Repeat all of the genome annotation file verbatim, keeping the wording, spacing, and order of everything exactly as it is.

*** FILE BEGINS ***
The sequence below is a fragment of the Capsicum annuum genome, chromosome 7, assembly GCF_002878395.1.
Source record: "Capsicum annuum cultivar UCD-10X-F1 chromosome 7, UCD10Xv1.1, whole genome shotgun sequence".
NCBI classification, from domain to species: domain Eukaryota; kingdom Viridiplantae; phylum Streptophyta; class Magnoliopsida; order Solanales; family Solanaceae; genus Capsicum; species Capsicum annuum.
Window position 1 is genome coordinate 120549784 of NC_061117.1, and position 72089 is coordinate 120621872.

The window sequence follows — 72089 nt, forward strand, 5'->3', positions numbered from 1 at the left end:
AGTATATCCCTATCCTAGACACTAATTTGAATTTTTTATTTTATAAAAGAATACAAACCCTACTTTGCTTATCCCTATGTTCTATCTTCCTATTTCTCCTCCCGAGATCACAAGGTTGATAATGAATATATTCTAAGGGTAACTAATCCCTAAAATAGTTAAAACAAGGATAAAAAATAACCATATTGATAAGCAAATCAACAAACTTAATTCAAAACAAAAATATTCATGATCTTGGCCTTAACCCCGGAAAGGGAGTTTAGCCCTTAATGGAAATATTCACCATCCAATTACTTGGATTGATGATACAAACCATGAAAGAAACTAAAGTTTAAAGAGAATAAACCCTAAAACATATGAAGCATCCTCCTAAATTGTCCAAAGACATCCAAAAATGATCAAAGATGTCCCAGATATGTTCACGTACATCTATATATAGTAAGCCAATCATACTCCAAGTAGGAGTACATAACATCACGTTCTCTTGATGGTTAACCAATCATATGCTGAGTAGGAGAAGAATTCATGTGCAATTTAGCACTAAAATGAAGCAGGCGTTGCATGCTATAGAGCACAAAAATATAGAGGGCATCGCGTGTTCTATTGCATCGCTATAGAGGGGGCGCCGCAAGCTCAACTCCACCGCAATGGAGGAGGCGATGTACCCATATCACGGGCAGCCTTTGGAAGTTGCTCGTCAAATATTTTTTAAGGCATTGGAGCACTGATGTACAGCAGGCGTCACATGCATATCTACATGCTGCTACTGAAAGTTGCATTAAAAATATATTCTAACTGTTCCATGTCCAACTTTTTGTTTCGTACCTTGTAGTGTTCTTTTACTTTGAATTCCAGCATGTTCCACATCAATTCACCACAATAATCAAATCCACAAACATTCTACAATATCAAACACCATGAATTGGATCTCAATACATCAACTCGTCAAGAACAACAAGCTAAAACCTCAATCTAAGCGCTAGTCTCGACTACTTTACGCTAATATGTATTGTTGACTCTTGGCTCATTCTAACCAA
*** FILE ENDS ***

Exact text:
The sequence below is a fragment of the Capsicum annuum genome, chromosome 7, assembly GCF_002878395.1.
Source record: "Capsicum annuum cultivar UCD-10X-F1 chromosome 7, UCD10Xv1.1, whole genome shotgun sequence".
NCBI classification, from domain to species: domain Eukaryota; kingdom Viridiplantae; phylum Streptophyta; class Magnoliopsida; order Solanales; family Solanaceae; genus Capsicum; species Capsicum annuum.
Window position 1 is genome coordinate 120549784 of NC_061117.1, and position 72089 is coordinate 120621872.

The window sequence follows — 72089 nt, forward strand, 5'->3', positions numbered from 1 at the left end:
AGTATATCCCTATCCTAGACACTAATTTGAATTTTTTATTTTATAAAAGAATACAAACCCTACTTTGCTTATCCCTATGTTCTATCTTCCTATTTCTCCTCCCGAGATCACAAGGTTGATAATGAATATATTCTAAGGGTAACTAATCCCTAAAATAGTTAAAACAAGGATAAAAAATAACCATATTGATAAGCAAATCAACAAACTTAATTCAAAACAAAAATATTCATGATCTTGGCCTTAACCCCGGAAAGGGAGTTTAGCCCTTAATGGAAATATTCACCATCCAATTACTTGGATTGATGATACAAACCATGAAAGAAACTAAAGTTTAAAGAGAATAAACCCTAAAACATATGAAGCATCCTCCTAAATTGTCCAAAGACATCCAAAAATGATCAAAGATGTCCCAGATATGTTCACGTACATCTATATATAGTAAGCCAATCATACTCCAAGTAGGAGTACATAACATCACGTTCTCTTGATGGTTAACCAATCATATGCTGAGTAGGAGAAGAATTCATGTGCAATTTAGCACTAAAATGAAGCAGGCGTTGCATGCTATAGAGCACAAAAATATAGAGGGCATCGCGTGTTCTATTGCATCGCTATAGAGGGGGCGCCGCAAGCTCAACTCCACCGCAATGGAGGAGGCGATGTACCCATATCACGGGCAGCCTTTGGAAGTTGCTCGTCAAATATTTTTTAAGGCATTGGAGCACTGATGTACAGCAGGCGTCACATGCATATCTACATGCTGCTACTGAAAGTTGCATTAAAAATATATTCTAACTGTTCCATGTCCAACTTTTTGTTTCGTACCTTGTAGTGTTCTTTTACTTTGAATTCCAGCATGTTCCACATCAATTCACCACAATAATCAAATCCACAAACATTCTACAATATCAAACACCATGAATTGGATCTCAATACATCAACTCGTCAAGAACAACAAGCTAAAACCTCAATCTAAGCGCTAGTCTCGACTACTTTACGCTAATATGTATTGTTGACTCTTGGCTCATTCTAACCAA